During early baptism (around AD 160-220), babies were wrapped in plain swaddling bands. Swaddling bands were more restrictive than the muslins we swaddle newborns in today.
From the time of Jesus, swaddling bands were tied around the right hands of a couple getting married during their wedding ceremony. Hence the expression ‘tie the knot’! The same bands were then used to swaddle a baby born to that couple for their baptism. The swaddling bands used for marriages and baptisms had evolved to include elaborate, symbolic embroidery.
The Modern History of the Christening Gown
In the 17th century, infants were required to be fully immersed in water for baptism. As such, a new style of christening gown emerged in order that a baby could be unclothed and redressed quickly in (often) very cold churches!
By the 18th century, full immersion had been stopped and swaddling was called into question for health reasons. This is when the long recognisable Victorian gowns that we’re familiar with today first appeared. At that time, gowns were usually silk or satin and babies would wear petticoats underneath.
Christening gowns were modeled after women’s fashion in the 19th Century, with a high short bodice, low scooped boat neck adjustable with drawstrings and a high gathered waist.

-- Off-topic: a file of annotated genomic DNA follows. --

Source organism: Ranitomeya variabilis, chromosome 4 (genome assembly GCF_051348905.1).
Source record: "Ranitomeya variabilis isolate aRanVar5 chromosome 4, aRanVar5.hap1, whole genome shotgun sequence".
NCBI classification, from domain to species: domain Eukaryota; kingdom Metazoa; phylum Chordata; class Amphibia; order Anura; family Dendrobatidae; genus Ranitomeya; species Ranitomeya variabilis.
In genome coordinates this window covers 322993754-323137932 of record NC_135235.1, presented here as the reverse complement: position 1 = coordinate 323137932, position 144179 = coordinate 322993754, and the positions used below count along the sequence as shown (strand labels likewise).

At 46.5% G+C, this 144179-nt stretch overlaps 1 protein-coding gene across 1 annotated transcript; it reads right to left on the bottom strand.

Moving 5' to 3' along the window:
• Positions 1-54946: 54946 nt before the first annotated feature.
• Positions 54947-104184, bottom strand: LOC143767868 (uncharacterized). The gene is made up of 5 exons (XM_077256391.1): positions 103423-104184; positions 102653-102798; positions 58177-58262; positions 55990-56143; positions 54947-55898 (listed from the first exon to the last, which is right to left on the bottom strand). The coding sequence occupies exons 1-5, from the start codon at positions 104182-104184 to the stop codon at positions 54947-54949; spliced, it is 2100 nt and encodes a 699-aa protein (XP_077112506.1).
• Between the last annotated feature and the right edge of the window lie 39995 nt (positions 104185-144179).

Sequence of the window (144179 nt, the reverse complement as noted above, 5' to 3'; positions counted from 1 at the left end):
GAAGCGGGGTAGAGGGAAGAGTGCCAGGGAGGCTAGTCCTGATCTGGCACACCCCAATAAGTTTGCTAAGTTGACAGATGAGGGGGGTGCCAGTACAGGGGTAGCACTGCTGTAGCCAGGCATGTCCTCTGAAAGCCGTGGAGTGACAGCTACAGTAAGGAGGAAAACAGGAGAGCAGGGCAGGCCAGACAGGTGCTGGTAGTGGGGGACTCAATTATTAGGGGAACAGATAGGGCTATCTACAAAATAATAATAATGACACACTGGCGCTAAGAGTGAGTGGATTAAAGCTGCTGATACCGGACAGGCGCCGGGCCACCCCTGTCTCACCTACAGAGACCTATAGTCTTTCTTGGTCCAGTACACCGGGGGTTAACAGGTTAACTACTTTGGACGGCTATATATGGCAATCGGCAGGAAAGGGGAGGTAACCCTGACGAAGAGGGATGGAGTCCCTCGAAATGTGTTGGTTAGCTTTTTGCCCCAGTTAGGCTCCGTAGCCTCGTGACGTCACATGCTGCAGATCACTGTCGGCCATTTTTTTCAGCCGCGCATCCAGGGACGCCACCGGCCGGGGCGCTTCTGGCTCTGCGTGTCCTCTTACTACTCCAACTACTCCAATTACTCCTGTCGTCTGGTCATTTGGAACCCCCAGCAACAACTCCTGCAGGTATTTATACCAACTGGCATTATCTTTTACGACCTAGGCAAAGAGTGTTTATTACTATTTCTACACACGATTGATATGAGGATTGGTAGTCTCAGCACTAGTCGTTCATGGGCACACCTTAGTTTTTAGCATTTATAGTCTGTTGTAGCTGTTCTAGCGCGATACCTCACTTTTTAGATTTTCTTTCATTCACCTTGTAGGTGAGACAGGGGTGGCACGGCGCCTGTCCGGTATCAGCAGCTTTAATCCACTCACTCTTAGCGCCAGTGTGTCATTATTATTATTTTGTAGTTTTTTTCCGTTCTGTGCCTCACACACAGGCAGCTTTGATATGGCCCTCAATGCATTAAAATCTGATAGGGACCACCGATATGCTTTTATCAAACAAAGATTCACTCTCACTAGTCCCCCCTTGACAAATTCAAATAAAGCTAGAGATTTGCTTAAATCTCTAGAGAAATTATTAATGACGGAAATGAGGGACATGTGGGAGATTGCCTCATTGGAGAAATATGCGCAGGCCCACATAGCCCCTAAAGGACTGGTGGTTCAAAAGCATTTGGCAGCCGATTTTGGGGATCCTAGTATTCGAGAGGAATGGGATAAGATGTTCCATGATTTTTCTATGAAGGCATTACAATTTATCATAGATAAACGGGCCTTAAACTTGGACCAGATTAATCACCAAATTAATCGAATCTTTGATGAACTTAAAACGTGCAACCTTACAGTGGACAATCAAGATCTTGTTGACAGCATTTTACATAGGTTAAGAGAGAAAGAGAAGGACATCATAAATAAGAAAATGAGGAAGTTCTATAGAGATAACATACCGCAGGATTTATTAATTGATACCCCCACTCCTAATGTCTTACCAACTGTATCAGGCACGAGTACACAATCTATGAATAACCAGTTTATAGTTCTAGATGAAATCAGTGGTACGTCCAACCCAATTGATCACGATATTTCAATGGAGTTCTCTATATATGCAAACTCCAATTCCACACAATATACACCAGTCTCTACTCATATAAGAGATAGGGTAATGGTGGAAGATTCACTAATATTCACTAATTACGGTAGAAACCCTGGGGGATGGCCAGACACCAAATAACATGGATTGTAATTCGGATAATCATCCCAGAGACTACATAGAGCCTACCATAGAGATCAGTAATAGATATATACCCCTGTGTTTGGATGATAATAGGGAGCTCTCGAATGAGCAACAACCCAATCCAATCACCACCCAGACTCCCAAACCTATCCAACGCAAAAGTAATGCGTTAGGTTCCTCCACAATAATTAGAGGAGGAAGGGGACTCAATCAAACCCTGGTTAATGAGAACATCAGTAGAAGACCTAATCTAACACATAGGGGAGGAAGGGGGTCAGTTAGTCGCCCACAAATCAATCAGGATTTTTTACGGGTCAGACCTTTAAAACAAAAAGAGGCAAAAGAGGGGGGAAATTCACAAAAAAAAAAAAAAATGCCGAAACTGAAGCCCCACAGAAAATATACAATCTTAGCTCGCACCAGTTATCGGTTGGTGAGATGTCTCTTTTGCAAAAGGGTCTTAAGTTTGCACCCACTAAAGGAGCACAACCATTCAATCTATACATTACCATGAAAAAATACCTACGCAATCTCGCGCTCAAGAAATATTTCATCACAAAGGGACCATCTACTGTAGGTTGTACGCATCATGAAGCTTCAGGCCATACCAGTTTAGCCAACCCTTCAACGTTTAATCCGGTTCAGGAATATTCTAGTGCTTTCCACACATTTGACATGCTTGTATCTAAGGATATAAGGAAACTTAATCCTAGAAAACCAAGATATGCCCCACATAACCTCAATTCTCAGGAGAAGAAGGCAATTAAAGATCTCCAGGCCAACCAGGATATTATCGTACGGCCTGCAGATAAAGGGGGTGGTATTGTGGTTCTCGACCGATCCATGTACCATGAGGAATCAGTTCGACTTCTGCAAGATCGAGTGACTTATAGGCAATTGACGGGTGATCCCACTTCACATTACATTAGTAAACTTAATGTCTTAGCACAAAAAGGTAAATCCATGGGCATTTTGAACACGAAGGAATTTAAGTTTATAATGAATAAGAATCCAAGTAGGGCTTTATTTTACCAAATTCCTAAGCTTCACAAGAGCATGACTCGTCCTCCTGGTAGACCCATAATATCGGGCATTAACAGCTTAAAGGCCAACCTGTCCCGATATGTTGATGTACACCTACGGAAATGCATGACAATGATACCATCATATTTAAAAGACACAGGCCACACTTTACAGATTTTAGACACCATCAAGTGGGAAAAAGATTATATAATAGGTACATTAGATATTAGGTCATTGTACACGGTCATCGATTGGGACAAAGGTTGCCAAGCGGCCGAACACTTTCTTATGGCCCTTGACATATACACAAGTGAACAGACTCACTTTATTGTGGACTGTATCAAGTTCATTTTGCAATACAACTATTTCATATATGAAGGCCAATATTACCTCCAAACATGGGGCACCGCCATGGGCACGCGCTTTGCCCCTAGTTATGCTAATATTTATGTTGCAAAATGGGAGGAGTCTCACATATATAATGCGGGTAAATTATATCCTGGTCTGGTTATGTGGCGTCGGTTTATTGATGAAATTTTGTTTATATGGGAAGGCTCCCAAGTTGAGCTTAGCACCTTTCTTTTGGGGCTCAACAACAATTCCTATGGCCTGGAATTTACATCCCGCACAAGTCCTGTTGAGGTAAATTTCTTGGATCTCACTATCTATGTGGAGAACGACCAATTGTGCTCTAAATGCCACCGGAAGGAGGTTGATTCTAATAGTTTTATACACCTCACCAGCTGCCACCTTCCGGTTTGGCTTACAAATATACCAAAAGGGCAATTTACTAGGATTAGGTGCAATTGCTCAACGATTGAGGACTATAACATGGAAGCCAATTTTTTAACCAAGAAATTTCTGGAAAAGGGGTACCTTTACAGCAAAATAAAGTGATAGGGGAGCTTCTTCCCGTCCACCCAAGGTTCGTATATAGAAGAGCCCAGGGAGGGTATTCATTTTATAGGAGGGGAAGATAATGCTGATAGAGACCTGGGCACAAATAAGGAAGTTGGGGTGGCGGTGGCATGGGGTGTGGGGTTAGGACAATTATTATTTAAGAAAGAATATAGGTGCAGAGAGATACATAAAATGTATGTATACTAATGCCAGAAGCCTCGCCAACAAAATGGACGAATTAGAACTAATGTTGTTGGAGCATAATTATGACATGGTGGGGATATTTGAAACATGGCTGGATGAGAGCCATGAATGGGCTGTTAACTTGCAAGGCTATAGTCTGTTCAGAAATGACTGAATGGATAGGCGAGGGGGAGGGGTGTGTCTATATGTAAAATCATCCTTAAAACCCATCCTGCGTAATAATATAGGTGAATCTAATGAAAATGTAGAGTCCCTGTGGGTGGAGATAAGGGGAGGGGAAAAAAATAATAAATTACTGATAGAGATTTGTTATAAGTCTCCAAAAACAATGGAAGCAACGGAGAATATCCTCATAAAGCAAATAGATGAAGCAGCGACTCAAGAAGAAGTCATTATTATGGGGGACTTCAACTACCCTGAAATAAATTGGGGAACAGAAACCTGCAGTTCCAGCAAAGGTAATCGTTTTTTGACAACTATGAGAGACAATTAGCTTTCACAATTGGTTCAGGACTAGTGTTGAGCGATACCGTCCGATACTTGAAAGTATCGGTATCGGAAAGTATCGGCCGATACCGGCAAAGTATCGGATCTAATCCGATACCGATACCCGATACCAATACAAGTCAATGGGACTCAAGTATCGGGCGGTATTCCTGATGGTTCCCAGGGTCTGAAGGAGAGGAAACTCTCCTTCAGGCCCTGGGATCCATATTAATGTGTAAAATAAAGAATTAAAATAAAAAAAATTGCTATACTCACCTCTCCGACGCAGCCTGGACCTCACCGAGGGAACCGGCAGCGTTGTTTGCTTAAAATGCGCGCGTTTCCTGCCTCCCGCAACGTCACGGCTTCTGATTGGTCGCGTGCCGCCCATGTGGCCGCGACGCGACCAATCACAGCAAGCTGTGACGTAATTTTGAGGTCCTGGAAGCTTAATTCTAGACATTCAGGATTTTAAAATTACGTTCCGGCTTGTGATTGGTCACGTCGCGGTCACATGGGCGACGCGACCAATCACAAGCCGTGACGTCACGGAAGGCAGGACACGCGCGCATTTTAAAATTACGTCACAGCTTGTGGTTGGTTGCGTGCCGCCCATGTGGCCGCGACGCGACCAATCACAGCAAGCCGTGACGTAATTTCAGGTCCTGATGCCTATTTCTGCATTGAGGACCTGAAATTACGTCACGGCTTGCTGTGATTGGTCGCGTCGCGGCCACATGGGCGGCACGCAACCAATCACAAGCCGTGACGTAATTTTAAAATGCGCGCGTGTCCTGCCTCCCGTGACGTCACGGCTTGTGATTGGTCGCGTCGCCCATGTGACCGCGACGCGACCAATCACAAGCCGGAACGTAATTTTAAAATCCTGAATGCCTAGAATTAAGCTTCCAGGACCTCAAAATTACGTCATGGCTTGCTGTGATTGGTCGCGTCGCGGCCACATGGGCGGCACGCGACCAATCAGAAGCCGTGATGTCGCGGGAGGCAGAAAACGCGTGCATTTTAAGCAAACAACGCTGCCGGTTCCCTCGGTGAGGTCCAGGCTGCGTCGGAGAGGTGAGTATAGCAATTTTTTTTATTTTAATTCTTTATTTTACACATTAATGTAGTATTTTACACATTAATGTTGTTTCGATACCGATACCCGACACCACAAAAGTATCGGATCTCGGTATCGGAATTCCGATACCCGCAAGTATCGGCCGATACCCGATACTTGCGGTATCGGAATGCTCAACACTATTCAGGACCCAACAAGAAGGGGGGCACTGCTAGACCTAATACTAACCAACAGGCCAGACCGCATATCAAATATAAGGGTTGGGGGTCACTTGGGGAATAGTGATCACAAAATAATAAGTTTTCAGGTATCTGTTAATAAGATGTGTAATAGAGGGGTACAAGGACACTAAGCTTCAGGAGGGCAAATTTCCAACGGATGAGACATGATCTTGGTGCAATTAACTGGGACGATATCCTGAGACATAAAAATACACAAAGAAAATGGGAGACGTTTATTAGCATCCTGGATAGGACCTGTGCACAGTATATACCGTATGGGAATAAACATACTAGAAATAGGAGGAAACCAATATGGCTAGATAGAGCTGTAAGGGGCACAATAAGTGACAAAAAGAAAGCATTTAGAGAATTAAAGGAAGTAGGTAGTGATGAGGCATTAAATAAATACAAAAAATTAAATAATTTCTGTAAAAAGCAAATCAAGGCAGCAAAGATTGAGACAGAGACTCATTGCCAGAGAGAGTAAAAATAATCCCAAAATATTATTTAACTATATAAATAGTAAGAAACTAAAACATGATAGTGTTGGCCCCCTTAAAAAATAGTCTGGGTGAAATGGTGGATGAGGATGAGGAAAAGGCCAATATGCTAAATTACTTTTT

When the 20th century arrived, white linen or cotton gowns grew in popularity, often covered in broderie anglaise lace and floral embroidery.
Choosing a Christening Gown
And today, ANNAFIE has drawn on the rich heritage of the christening gowns to create the perfect ceremony dress. The design and materials have longevity at the core, designed to last and be passed down through the generations, as family heirlooms.
The ROYAL and CHRISTINA gowns are a perfect union of traditional style and modern comfort. Simple, romantic silhouettes with long skirts to drape gracefully over your arm as you carry your baby, and Intricate rose embroidery and smocking on the chest, create a classic contemporary ceremony gown.
Do Christening Gowns Have to be White?
In modern times, Christening Gowns generally don’t follow the same strict rules that may have been required in the past, so your child can wear whatever you choose. However, to stick with tradition, our selection of christening gowns are both white.